TALLAHASSEE (CBSMiami) – South Florida students did not encounter any technical issues Monday while taking the state's new standardized test, however, the state's top law enforcement agency is investigating testing delays caused by cyber-attacks on a server used to administer the Florida Standards Assessment (FSA).
Education Commissioner Pam Stewart and Florida Department of Law Enforcement Commissioner Rick Swearingen announced the FDLE investigation Monday, a week after school districts including those in South Florida, started reporting problems with the tests.
Stewart said, "While most Florida students are continuing to test successfully, we now know that some of the delays in testing late last week were due to cyber-attacks on our testing system operated by American Institutes for Research (AIR). The Department has been working with FDLE since last Thursday when we were notified about the problem and we will continue to provide them with any information possible to ensure they identify the bad actors and hold them accountable to the fullest extent of the law. We are holding daily conference calls with AIR to ensure they immediately address any flaws or attacks on our system as we move forward in this second week of testing."
Stewart went on, "Our highest priority is to make sure students can complete their tests and we will continue to work with AIR to ensure their system operates effectively. It is important to point out that AIR has reported that while access to the test has been delayed because of the cyber-attacks, no student data has been compromised. AIR is also working to capture any student writing responses that were reported lost and they believe the measures they have now put in place will prevent any future attacks from impacting testing. However, we know that we have to remain vigilant to ensure all our testing vendors protect students' testing results and personal information at all times."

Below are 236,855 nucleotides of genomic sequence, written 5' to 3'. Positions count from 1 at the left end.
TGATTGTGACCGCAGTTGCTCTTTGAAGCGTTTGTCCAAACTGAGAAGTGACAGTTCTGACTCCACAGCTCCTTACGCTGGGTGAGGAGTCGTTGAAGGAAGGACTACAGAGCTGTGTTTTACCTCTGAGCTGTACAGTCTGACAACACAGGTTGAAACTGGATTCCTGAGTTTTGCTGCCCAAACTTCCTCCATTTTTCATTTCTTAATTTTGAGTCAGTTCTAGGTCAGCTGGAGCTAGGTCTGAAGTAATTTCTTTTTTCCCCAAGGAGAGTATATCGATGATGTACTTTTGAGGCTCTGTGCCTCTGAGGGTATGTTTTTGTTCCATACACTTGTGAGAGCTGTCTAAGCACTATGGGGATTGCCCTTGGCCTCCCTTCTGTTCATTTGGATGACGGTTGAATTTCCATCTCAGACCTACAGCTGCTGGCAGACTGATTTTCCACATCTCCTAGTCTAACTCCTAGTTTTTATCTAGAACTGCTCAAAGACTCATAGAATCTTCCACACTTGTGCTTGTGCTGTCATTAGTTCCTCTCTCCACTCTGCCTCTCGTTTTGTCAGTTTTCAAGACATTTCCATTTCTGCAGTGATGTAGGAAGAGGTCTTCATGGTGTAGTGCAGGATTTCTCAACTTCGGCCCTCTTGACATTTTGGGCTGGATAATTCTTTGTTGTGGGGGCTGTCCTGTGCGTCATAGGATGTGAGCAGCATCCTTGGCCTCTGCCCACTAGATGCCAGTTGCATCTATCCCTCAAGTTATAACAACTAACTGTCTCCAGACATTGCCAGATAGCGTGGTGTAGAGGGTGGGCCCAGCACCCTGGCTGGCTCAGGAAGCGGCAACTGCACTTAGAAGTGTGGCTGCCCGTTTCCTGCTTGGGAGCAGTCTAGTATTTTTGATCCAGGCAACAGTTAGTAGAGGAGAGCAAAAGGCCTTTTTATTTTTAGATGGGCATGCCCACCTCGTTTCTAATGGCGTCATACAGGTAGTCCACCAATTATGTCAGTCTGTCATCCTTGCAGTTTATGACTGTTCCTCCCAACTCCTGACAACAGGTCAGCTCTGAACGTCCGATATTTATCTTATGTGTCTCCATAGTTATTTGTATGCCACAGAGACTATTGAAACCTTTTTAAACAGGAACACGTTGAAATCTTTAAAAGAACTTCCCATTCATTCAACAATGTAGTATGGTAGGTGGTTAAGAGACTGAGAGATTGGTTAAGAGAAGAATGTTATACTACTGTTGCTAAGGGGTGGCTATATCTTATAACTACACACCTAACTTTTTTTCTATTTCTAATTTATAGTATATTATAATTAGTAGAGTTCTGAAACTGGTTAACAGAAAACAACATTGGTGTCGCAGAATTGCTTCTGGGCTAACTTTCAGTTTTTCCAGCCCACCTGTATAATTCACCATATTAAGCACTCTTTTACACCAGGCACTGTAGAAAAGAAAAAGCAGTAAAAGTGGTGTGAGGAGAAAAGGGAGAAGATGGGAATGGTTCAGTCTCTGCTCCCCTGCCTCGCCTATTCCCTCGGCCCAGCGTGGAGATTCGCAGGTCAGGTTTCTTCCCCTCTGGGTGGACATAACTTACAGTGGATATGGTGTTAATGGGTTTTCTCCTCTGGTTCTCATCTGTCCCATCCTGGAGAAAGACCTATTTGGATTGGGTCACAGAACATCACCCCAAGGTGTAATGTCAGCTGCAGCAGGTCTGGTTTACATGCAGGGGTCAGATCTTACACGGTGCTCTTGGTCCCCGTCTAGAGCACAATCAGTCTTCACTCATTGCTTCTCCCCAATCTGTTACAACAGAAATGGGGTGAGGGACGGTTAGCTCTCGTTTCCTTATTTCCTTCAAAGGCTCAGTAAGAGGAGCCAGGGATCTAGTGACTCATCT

FDLE Commissioner Rick Swearingen said, "FDLE's Tallahassee Cyber-Crimes Squad began working with the Department of Education on Thursday to determine where these attacks are coming from and to identify suspects. This investigation is to be a priority for our Cyber-Crime Squad and we consulted with our counterparts at the FBI. If suspects are identified, we will work with prosecutors to ensure the perpetrators are held accountable."
On Monday, March 2, Florida's eighth, ninth and 10th grade students began taking the computer-based writing component of the English language arts Florida Standards Assessment. At the start of the two-week testing window, districts experienced a number of technical difficulties unrelated to the cyber-attack. Administrators were having problems logging into the testing system and some students were being logged out before completing tests.
The Department of Education blamed the problems on software issues and thought the situation was resolved Tuesday, but then suspected a cyber-attack when there were numerous reports of "white screens" after people tried to log into the system.
FDLE was contacted and is now trying to determine the source of the attacks.
According to AIR, the cyber-attack that caused a denial of service will not compromise student performance on the test or any personal student data.
Despite these issues, in the first week of the two-week testing window, a total of 397,352 students completed the computer-based writing component, which represents more than 60 percent of students registered to take the test.
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